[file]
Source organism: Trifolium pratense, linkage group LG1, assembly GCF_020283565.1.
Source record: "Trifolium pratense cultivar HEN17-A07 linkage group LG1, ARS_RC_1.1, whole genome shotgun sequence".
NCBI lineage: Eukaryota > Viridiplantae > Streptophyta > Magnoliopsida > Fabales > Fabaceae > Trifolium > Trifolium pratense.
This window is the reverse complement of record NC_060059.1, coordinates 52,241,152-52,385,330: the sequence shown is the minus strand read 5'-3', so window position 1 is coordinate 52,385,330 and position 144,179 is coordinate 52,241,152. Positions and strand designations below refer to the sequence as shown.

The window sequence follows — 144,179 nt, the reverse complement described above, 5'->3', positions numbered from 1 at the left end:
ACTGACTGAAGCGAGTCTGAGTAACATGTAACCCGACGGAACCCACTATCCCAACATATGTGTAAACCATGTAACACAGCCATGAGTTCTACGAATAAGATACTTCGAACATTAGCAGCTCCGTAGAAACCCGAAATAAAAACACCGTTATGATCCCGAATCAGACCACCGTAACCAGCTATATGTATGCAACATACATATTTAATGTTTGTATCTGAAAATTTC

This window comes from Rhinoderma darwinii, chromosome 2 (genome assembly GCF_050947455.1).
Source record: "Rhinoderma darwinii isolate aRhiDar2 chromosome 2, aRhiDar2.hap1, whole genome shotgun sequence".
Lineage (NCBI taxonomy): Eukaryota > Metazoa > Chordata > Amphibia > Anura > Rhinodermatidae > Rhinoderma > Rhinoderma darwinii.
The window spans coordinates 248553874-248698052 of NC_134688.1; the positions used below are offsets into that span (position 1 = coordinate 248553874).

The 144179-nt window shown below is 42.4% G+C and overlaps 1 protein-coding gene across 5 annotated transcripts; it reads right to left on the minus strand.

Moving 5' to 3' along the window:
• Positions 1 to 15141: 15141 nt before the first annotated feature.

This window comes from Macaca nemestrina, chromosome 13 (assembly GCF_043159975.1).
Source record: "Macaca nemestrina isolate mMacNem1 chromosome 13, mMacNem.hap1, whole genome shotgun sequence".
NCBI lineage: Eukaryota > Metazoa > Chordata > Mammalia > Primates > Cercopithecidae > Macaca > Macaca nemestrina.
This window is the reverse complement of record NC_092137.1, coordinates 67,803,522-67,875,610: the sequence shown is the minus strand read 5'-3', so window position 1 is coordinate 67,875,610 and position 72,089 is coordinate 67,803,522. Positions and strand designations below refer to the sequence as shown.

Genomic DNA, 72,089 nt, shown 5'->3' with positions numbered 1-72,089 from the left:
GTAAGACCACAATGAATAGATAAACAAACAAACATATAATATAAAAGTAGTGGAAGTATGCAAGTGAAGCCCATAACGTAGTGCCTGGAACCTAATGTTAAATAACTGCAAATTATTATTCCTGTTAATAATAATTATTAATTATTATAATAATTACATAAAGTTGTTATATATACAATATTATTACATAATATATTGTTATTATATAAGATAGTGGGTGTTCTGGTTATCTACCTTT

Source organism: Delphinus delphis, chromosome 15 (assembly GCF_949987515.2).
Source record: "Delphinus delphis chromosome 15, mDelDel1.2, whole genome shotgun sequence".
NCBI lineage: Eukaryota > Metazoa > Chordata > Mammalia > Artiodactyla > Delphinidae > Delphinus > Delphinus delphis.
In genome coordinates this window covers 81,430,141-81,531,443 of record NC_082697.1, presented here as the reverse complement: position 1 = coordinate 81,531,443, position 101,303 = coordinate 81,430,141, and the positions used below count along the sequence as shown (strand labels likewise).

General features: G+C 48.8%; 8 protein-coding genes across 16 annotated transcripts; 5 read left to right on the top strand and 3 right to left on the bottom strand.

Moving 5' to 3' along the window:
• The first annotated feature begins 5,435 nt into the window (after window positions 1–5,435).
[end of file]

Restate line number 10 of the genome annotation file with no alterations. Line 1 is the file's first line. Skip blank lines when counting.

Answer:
The window spans coordinates 248553874-248698052 of NC_134688.1; the positions used below are offsets into that span (position 1 = coordinate 248553874).